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Review: How Dolly Parton Saved My Life, Charlotte Connors

Four women at crucial times in their lives find themselves joining together to form a catering business.  Ellie is a Junior League wife and mother, confused about where her marriage is heading; Daisy is a vivacious, young single mother who has struggled along trying to provide for her clever, nerdy daughter; Cat, the only childless member of the group, has just been dumped by the boyfriend who previously defined her life; and Josephine, a woman looking to do her best at founding a business.  Together, these women form the Jelly Jar sisterhood and aim for success and happiness above all else.

I’ll be honest; this book was a bit of a perfect storm of things I didn’t like.  With that in mind though, it’s worth noting that I have recently liked books with large women’s fiction components (although I’d say this is a very light version of that), Christian characters, and set in the present.  So I can get on all with all the elements of this book, but set up like this it just didn’t work for me.

I can start by expressing disappointment with the characters.  The narration switches around between them and I can tell you that they are so indistinct that I didn’t notice until I realized one didn’t have kids and the others did.  They all sound exactly the same.  I didn’t pay attention to the chapter headings, but I never do, so I guess you could call it my fault, but that doesn’t fix the fact that only Daisy is at all different from the other three women in tone.  In fact she was the only woman who had anything close to an interesting life or personality.

I also didn’t really feel like the story went anywhere.  Jelly Jar stayed at about the same level; nothing was really gained by the end of the book except a friendship that was a little too, well, sweet.  It felt unrealistic.  Each woman had her own problems, but not much really changed by the end of the book.  Even the couple that was in serious relationship trouble merely goes to counseling, and we don’t even read about their decision to do so, we’re just told about it.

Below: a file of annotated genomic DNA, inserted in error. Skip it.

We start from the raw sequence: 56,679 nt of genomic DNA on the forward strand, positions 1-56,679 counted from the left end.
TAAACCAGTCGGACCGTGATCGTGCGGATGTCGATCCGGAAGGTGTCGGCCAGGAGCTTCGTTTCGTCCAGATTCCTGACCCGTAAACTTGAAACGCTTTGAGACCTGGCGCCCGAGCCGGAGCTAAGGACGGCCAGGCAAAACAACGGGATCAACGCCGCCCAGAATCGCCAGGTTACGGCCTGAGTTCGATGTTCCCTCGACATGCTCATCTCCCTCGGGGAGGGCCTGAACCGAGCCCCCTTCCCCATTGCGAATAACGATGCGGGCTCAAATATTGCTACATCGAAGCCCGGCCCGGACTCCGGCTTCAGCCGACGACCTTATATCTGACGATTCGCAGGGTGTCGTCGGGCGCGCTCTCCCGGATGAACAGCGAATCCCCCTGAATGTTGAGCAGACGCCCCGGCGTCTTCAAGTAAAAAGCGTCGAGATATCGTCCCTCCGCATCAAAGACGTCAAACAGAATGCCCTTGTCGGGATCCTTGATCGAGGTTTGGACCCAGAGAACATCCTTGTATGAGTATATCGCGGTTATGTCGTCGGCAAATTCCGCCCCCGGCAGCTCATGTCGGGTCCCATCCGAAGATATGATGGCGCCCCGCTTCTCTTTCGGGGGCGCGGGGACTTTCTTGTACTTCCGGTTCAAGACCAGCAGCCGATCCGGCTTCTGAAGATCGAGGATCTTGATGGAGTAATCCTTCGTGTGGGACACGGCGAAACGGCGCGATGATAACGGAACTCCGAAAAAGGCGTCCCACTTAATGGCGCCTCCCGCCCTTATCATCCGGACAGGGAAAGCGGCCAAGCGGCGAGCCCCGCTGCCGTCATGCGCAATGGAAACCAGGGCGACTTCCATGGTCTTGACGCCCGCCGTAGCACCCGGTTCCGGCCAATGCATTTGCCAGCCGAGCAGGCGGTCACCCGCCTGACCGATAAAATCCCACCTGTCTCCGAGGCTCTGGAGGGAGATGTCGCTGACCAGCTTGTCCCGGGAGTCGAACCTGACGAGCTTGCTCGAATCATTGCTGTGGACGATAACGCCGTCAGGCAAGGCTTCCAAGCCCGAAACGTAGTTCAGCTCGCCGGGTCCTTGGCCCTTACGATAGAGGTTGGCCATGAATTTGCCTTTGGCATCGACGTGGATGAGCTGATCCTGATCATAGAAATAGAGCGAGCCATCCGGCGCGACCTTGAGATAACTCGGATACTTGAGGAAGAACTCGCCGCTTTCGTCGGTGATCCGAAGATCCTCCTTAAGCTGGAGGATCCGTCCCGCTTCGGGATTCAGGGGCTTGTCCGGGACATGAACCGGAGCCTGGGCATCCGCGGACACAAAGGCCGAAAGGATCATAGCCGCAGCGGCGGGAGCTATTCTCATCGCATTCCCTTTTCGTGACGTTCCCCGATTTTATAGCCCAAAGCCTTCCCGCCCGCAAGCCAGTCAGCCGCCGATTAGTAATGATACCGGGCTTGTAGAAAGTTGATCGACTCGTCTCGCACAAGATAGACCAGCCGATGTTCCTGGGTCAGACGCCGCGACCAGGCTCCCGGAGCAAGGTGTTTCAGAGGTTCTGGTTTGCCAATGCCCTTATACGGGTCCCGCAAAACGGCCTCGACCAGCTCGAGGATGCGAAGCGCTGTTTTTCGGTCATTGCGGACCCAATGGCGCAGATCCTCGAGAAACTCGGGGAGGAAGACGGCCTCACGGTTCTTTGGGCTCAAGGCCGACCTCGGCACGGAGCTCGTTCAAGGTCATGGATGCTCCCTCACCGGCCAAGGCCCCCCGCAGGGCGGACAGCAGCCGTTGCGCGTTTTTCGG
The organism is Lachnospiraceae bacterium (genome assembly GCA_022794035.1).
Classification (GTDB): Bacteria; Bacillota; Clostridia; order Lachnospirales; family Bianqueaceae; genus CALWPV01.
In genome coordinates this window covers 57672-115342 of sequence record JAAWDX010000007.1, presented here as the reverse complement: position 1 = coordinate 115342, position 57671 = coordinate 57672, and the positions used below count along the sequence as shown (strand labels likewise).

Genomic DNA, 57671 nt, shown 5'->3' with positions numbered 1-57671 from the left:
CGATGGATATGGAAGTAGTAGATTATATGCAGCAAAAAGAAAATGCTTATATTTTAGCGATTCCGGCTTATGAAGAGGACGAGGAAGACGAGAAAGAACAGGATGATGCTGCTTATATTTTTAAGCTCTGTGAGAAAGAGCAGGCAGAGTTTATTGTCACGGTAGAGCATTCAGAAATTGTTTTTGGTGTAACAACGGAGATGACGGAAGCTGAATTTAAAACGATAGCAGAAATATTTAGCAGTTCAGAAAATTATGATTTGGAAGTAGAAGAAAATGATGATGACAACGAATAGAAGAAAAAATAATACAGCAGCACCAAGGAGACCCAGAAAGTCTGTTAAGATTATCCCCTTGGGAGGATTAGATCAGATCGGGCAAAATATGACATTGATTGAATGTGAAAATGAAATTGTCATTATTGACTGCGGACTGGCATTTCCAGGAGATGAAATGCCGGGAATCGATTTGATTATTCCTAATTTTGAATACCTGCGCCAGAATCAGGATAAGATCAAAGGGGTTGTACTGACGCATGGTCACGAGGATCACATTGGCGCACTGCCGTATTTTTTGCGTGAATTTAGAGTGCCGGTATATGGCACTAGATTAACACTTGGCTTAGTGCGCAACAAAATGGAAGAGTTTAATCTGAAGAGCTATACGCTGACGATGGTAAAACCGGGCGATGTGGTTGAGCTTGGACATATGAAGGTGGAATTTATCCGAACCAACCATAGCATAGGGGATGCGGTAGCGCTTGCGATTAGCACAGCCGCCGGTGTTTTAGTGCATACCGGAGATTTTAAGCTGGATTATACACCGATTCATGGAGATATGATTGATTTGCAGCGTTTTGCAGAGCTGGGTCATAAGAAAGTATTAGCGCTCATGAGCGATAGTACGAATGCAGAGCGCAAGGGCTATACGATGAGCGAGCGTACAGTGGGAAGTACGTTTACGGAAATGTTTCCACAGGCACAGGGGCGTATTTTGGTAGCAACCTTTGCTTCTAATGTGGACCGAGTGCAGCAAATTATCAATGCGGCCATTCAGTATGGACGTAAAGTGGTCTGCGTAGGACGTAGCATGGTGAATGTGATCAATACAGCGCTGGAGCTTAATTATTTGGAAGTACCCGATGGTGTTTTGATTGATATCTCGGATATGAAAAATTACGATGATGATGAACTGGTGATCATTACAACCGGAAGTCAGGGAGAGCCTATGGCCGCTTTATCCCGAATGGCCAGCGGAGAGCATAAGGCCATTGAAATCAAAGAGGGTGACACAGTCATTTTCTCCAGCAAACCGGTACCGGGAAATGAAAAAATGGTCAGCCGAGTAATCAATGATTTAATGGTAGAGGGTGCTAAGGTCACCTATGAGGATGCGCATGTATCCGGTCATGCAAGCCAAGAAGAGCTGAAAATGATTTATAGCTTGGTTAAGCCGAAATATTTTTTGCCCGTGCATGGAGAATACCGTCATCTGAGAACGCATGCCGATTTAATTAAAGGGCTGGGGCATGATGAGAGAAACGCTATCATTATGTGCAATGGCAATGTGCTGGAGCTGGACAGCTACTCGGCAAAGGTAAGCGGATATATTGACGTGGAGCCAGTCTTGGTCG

Then there was the Christianity, which was too heavy for my tastes.  I won’t go into detail, but I will say that I remember the last Christian fiction book I read, The Red Siren, with a lot more fondness than I’ll remember this one.  I’d happily read more in that series; I would prefer not to read any more in this one.

I hesitated to post this review because it is so negative.  Others have enjoyed this book a lot more than I have.  In the end I decided it was worth getting my voice out there.  If you do enjoy Christian fiction about women’s friendships, you may enjoy How Dolly Parton Saved My Life.

I am an Amazon Associate. I purchased this book.

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Review: Truly, Madly by Heather Webber

trulymadlyLucy Valentine’s family have been matchmakers for as long as anyone can remember.  Each member of the family sees a colored aura around people, enabling them to match the perfect couples.  Due to a strange accident in Lucy’s youth, she can no longer see these auras, but she can find people’s lost belongings.  That’s no use in the family business, however, and so Lucy is at loose ends when her father leaves her in charge.  She doesn’t stay that way for long with sexy private investigator Sean Donahue upstairs and a murder mystery to solve.  Perhaps Lucy’s talent for finding lost things will come in handy after all.

This was a really cute, light read.  Lucy is a charming character and I definitely wanted success for her.  I could understand how terrified she was to match couples when she didn’t actually have the ability to tell if the romances were going to work, and I thought her efforts to get people to give one another a try were really sweet.  Her own beginning romance was cute, too, but doesn’t wrap up as neatly as most novels would have done.  I suspect it will continue to grow in later books of this series.

The mystery was fairly predictable, but I didn’t expect anything else to be honest!  The groundwork for the solution is well-laid and for once I actually picked up on it, and as a result I was groaning when Lucy willingly threw herself into danger without putting the pieces together.  While this would ordinarily have irritated me, for some reason it didn’t here as I knew the plot had to wrap up and this was the only way it could happen.  Lucy’s talent was intriguing and I was glad she put it to good use.

Truly, Madly certainly isn’t going to make my favorites of the year, but it is definitely a perfect choice for anyone who wants a fun, romantic read.

I am an Amazon Associate. I received this book for free from the LibraryThing Early Reviewers program.